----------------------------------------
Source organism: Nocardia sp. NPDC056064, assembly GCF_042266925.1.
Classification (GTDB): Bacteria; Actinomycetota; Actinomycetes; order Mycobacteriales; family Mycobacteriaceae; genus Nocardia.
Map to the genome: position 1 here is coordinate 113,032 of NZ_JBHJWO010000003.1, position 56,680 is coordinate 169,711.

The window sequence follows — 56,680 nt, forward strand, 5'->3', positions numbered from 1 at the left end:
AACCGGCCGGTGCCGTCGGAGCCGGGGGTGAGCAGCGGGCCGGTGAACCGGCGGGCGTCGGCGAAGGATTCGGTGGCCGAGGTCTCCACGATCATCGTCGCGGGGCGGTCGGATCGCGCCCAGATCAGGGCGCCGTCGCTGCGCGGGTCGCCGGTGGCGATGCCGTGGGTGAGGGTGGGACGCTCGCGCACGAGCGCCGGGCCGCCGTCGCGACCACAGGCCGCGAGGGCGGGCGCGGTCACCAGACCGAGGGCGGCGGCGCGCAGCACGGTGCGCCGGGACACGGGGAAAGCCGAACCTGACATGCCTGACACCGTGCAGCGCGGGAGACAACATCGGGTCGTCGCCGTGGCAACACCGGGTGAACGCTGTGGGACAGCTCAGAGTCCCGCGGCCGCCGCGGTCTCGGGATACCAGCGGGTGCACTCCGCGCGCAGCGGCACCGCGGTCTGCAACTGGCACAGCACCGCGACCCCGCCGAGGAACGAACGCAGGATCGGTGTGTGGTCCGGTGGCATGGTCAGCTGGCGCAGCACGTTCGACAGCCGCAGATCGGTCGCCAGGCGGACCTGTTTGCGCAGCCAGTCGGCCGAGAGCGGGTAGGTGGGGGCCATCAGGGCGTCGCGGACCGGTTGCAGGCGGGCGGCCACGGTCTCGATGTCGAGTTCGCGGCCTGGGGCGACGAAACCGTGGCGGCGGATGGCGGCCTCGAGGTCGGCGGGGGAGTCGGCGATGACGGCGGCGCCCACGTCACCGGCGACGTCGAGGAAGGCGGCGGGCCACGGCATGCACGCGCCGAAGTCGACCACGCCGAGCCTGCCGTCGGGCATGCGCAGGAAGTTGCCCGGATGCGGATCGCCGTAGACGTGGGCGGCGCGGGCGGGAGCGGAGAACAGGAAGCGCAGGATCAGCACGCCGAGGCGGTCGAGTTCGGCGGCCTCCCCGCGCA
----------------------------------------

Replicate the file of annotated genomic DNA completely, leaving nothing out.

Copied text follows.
Source organism: Nocardia sp. NPDC056064, assembly GCF_042266925.1.
Classification (GTDB): Bacteria; Actinomycetota; Actinomycetes; order Mycobacteriales; family Mycobacteriaceae; genus Nocardia.
Map to the genome: position 1 here is coordinate 113,032 of NZ_JBHJWO010000003.1, position 56,680 is coordinate 169,711.

The window sequence follows — 56,680 nt, forward strand, 5'->3', positions numbered from 1 at the left end:
AACCGGCCGGTGCCGTCGGAGCCGGGGGTGAGCAGCGGGCCGGTGAACCGGCGGGCGTCGGCGAAGGATTCGGTGGCCGAGGTCTCCACGATCATCGTCGCGGGGCGGTCGGATCGCGCCCAGATCAGGGCGCCGTCGCTGCGCGGGTCGCCGGTGGCGATGCCGTGGGTGAGGGTGGGACGCTCGCGCACGAGCGCCGGGCCGCCGTCGCGACCACAGGCCGCGAGGGCGGGCGCGGTCACCAGACCGAGGGCGGCGGCGCGCAGCACGGTGCGCCGGGACACGGGGAAAGCCGAACCTGACATGCCTGACACCGTGCAGCGCGGGAGACAACATCGGGTCGTCGCCGTGGCAACACCGGGTGAACGCTGTGGGACAGCTCAGAGTCCCGCGGCCGCCGCGGTCTCGGGATACCAGCGGGTGCACTCCGCGCGCAGCGGCACCGCGGTCTGCAACTGGCACAGCACCGCGACCCCGCCGAGGAACGAACGCAGGATCGGTGTGTGGTCCGGTGGCATGGTCAGCTGGCGCAGCACGTTCGACAGCCGCAGATCGGTCGCCAGGCGGACCTGTTTGCGCAGCCAGTCGGCCGAGAGCGGGTAGGTGGGGGCCATCAGGGCGTCGCGGACCGGTTGCAGGCGGGCGGCCACGGTCTCGATGTCGAGTTCGCGGCCTGGGGCGACGAAACCGTGGCGGCGGATGGCGGCCTCGAGGTCGGCGGGGGAGTCGGCGATGACGGCGGCGCCCACGTCACCGGCGACGTCGAGGAAGGCGGCGGGCCACGGCATGCACGCGCCGAAGTCGACCACGCCGAGCCTGCCGTCGGGCATGCGCAGGAAGTTGCCCGGATGCGGATCGCCGTAGACGTGGGCGGCGCGGGCGGGAGCGGAGAACAGGAAGCGCAGGATCAGCACGCCGAGGCGGTCGAGTTCGGCGGCCTCCCCGCGCA